We would like to advise you that the Allentown Racquetball Club in Allentown was built in part by workmen who received wages and enjoyed working conditions which are below those prevailing in the Lehigh Valley area. Those workers who constructed the Allentown Racquetball Club did not receive the rates of pay or enjoy the working conditions customarily received by building tradesmen in the Lehigh Valley area. We ask the support of the general public in our efforts to maintain the high standards and decent wages and working conditions which we have established in this area. When the owners of the Allentown Racquetball Club construct a building and seek to have it done by workers who receive less than the prevailing rates, our jobs and our working conditions are adversely affected.
We ask the support of the general public in our efforts to have all workers engaged in the building and construction industry receive the wage rates and enjoy the working conditions which we have established. We ask your aid and support.
Andrew Cuvo, Pres., James W. Sweeney, Vice Pres.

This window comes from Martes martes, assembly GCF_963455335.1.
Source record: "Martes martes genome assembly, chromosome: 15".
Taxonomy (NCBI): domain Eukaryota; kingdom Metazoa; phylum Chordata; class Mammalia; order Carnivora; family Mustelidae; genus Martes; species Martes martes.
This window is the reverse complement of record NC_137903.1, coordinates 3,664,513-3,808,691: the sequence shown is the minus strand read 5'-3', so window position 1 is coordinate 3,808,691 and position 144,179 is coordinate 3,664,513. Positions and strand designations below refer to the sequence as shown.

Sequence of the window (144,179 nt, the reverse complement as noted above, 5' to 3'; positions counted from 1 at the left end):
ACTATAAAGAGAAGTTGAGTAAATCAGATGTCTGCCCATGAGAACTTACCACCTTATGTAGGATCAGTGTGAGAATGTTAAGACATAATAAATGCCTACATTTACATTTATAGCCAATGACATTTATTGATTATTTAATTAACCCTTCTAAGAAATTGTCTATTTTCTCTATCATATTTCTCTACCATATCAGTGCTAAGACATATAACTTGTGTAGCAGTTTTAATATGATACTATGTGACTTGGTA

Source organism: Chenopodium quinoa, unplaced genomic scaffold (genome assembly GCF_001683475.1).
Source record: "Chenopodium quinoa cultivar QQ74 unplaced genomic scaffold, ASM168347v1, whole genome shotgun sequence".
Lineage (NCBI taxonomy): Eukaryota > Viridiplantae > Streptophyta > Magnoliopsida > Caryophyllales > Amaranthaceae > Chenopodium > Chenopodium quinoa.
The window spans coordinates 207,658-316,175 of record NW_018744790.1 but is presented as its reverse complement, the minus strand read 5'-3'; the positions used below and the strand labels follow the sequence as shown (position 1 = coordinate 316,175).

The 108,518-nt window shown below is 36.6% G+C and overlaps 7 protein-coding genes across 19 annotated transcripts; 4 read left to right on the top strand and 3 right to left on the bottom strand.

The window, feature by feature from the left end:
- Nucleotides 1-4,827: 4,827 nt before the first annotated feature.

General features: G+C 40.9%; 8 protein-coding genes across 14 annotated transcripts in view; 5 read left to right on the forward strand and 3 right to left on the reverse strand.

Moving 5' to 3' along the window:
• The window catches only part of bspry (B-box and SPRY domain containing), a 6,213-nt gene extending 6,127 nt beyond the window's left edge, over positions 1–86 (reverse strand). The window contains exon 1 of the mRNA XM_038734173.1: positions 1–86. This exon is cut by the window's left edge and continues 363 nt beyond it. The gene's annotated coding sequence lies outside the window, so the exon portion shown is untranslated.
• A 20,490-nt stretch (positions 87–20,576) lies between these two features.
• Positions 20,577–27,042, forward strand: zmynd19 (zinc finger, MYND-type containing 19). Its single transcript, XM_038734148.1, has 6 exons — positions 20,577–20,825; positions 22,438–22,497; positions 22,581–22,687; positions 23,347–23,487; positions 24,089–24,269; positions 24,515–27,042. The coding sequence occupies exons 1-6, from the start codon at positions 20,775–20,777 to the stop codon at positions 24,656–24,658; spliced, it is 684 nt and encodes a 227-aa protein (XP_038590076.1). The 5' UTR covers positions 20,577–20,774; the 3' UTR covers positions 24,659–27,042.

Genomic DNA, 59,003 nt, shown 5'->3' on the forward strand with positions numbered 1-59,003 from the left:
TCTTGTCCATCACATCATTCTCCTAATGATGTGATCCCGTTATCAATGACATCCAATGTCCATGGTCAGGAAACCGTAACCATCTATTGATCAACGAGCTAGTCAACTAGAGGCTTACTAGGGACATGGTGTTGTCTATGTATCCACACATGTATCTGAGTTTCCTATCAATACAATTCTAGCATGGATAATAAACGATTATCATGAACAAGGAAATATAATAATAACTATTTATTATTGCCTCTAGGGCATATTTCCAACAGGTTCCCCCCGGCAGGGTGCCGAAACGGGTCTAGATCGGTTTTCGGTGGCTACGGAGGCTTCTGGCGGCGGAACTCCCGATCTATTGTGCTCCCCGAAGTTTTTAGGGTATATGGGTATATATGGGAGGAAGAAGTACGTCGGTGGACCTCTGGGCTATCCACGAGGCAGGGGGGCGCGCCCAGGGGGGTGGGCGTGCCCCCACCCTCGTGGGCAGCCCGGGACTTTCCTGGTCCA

A second advertisement, identical to the first, ran in the same Allentown paper on December 16, 1979. ARC began partial operation on December 17, 1979 and full operation on January 20, 1980.

 Section 303 gives injured parties a claim for damages against a union where the party has been injured by union activity which amounts to an unfair labor practice under § 8(b)(4) of the NLRA. Section 8(b)(4) makes certain conduct (relating generally to secondary boycotts and jurisdictional disputes), when engaged in by labor organizations, an unfair labor practice. The NLRA provides a remedy for unfair labor practices by empowering the NLRB to prevent the union from engaging in the practice. See 29 U.S.C. § 160. Section 303 also provides a remedy for a violation of § 8(b)(4) by authorizing a suit for damages cognizable in either state or federal court. 29 U.S.C. § 187. The purpose of § 303 is to keep labor disputes confined to the parties between whom negotiations for settlement should properly take place. See generally Annot., 7 ALR Fed. 767 (1971). Section 8(b)(4)(B) reflects a congressional judgment that secondary boycotts *fn2" ...